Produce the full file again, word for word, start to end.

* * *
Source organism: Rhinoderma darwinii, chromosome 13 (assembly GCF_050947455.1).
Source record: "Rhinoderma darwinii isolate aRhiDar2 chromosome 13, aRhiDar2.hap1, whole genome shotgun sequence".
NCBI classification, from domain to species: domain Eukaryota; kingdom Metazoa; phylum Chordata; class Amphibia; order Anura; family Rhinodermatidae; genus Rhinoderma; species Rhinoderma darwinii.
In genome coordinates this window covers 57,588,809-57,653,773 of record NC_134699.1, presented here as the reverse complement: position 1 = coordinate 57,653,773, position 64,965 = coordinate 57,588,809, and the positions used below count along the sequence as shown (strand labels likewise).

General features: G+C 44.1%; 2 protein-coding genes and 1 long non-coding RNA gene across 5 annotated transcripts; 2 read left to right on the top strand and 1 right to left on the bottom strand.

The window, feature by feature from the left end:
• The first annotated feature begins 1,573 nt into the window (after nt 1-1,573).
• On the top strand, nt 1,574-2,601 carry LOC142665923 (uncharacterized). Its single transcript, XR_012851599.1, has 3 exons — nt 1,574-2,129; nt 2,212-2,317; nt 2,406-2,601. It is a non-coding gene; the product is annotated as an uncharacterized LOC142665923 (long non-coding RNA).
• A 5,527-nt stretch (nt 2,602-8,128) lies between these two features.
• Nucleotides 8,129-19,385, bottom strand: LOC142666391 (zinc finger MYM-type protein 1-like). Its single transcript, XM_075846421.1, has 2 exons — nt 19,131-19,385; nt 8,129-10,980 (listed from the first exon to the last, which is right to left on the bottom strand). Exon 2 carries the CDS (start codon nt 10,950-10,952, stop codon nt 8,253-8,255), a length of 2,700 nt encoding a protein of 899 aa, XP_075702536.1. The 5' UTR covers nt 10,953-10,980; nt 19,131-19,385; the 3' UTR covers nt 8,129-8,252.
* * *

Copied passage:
Source organism: Rhinoderma darwinii, chromosome 13 (assembly GCF_050947455.1).
Source record: "Rhinoderma darwinii isolate aRhiDar2 chromosome 13, aRhiDar2.hap1, whole genome shotgun sequence".
NCBI classification, from domain to species: domain Eukaryota; kingdom Metazoa; phylum Chordata; class Amphibia; order Anura; family Rhinodermatidae; genus Rhinoderma; species Rhinoderma darwinii.
In genome coordinates this window covers 57,588,809-57,653,773 of record NC_134699.1, presented here as the reverse complement: position 1 = coordinate 57,653,773, position 64,965 = coordinate 57,588,809, and the positions used below count along the sequence as shown (strand labels likewise).

General features: G+C 44.1%; 2 protein-coding genes and 1 long non-coding RNA gene across 5 annotated transcripts; 2 read left to right on the top strand and 1 right to left on the bottom strand.

The window, feature by feature from the left end:
• The first annotated feature begins 1,573 nt into the window (after nt 1-1,573).
• On the top strand, nt 1,574-2,601 carry LOC142665923 (uncharacterized). Its single transcript, XR_012851599.1, has 3 exons — nt 1,574-2,129; nt 2,212-2,317; nt 2,406-2,601. It is a non-coding gene; the product is annotated as an uncharacterized LOC142665923 (long non-coding RNA).
• A 5,527-nt stretch (nt 2,602-8,128) lies between these two features.
• Nucleotides 8,129-19,385, bottom strand: LOC142666391 (zinc finger MYM-type protein 1-like). Its single transcript, XM_075846421.1, has 2 exons — nt 19,131-19,385; nt 8,129-10,980 (listed from the first exon to the last, which is right to left on the bottom strand). Exon 2 carries the CDS (start codon nt 10,950-10,952, stop codon nt 8,253-8,255), a length of 2,700 nt encoding a protein of 899 aa, XP_075702536.1. The 5' UTR covers nt 10,953-10,980; nt 19,131-19,385; the 3' UTR covers nt 8,129-8,252.